I received a letter from Miss Reed yesterday. She said you were well and that every thing was getting on well in the family. She said too that there were some indications of the presence of the Holy Spirit among you. Oh I trust you may be richly blest. I am indebted to Miss Leach for a very kind letter, which I hope to answer ere long. A friend called on us this morning who visited Miss S. Brigham yesterday. She and her sister Hannah are teaching a school in Westborough —but her health is poor.

I have had a letter from Miss Whitman, giving some encouragement that Charlotte may be received. She has given up the idea of trying to enter the Senior Class, because her eyes have been so weak that she could not use them much--but she hopes to study some. I hope you do not forget the dear one--will not you especially remember her on Saturday evenings.

On the first Sabbath in December, seven persons were admitted to our church, among whom were Abby Rice

and our dear Adeline. Should we not be thankful for this?

MIss Reed said in her letter that Mrs Cowles and her little Mary would probably visit you soon. I should like to see them. She said too that you were really incommoded for seats at meeting. I want you should tell me all about things with you—meetings—and all good things.

I have not heard from Elizabeth since my visit there but I hope to do so soon for I have written to her recently.

I supposer taking walks is not very much in vogue in these days, but I hope you contrive to keep in good health and spirits. This, you know, is very essential to your progress in study, and I think you are in some danger of neglecting it.

There is some excitement in this vicinity in regard to smallpox. There have been some cases of exposure here—Nancy Harrington whom you will remember as your school mate is considerably sick - she has a scrofulous complaint and her recovery is doubtful. Oh - write to Charlotte A. Hyde, care of W Hyde Esq. Ware Village -- Adieu

Wayland Ms. Dec 16 Miss Lucy T. Goodale Mt. Holyoke Fem Seminary South Hadley Mass.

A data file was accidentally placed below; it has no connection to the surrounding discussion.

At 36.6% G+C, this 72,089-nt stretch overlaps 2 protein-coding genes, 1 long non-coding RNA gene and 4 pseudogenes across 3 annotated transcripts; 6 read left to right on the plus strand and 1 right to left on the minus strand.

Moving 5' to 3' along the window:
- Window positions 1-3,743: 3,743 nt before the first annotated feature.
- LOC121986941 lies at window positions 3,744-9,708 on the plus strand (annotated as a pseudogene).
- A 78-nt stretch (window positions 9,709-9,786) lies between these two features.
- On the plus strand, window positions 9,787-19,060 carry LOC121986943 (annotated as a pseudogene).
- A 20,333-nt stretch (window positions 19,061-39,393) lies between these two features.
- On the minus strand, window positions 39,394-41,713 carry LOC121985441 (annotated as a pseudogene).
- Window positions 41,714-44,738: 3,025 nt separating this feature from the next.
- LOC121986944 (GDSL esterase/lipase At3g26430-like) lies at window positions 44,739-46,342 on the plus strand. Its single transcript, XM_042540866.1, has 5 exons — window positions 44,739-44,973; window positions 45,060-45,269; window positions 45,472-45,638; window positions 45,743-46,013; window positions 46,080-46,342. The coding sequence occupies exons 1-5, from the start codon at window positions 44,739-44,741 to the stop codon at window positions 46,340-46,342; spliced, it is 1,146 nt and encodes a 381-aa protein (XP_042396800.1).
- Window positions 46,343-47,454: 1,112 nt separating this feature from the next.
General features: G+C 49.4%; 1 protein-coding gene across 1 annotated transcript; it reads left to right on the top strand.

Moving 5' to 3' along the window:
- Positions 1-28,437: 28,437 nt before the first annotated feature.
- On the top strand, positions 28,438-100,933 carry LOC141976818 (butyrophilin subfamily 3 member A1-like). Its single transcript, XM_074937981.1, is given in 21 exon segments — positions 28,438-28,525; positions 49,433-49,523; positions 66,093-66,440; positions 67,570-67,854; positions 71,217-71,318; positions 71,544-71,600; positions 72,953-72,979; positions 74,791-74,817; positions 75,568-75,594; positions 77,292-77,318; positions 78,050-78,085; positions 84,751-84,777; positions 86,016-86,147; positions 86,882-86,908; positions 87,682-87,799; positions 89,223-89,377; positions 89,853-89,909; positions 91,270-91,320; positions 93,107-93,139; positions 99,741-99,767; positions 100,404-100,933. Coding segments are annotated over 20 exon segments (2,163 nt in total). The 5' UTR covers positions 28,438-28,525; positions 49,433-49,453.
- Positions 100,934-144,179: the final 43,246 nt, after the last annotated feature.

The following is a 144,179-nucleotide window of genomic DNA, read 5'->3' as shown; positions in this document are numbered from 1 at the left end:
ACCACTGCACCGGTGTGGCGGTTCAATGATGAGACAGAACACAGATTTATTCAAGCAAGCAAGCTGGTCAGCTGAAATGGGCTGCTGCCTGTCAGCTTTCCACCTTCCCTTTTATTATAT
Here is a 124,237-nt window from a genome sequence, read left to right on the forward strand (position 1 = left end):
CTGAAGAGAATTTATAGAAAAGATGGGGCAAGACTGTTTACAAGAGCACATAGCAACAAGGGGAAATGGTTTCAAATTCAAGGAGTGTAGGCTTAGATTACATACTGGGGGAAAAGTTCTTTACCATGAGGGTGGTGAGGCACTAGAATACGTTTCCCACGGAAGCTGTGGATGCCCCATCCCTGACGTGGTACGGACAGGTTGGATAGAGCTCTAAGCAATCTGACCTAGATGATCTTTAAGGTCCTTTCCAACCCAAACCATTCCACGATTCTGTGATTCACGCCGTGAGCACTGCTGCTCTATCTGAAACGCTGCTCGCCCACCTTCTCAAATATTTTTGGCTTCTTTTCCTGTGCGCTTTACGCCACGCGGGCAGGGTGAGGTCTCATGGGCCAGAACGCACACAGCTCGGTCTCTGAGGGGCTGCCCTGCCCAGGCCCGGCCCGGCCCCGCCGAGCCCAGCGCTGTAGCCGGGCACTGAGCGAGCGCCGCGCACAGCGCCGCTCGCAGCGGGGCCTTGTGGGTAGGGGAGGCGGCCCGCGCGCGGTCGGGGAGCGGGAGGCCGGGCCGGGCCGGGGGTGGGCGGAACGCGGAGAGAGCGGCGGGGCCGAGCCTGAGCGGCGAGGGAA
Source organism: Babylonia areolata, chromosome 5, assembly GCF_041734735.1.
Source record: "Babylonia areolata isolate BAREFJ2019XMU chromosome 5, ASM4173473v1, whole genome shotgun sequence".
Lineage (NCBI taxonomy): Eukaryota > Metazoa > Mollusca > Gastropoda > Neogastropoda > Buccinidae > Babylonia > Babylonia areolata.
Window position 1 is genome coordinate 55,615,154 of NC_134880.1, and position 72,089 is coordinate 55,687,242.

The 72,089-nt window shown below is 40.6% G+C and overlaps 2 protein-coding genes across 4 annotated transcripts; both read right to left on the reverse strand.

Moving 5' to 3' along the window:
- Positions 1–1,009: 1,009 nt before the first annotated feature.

{vertically, in the margins of the first page:}

I asked Abby Rice very earnestly to write to you, and she gave some encouragement of doing so, before coming. Of course you must not fail to answer her. Mary Lucy said one day she thought of writing to you. I know not but she has done so. She thinks now perhaps she should should like to go to the Seminary — if Charlotte does.

I begin to think the "two months" rather long, but I am buried, and should not that you were so, and I remember your mother thought I asked a great deal, even at that. Do not — I beg of you — say anything about being in my debt- your letters always put me to the blush. I should not so write to you did I not know you would judge with the eye of friendship.

Dear Lucy I trust you— do not find yourself so absorbed in study as to wander from the path to heaven - study to flourish.

{upside down in the margins of the third page:} Sabbath eve, Abby Rice came to me Saturday eve and wanted me to ask you to seek application to Miss Lyon in her behalf *

{continued, upside down in the margins of the second page:}

  • you may say almost any thing good for her, she is about {a as zz?}, has sought school, and is being good. I hope the application will not fail — if I were you I would write a note to Miss Lyon rather than talk to her.

{upside down in the margins of the fourth page:} I do not know but but you must begin the correspondence with Abby — I do want you should write to her. Miss Collins asks to be remembered to Miss {Arcandth?} {Veil?}. Miss Morris Whitney & Miss Mary Bennett. She is a {unintelligible}.

{vertically between the second and third pages:}

Love to Miss Reed, Miss Leach, Misses {? ?} and others whom I love. My mother desires love to yours. Julia.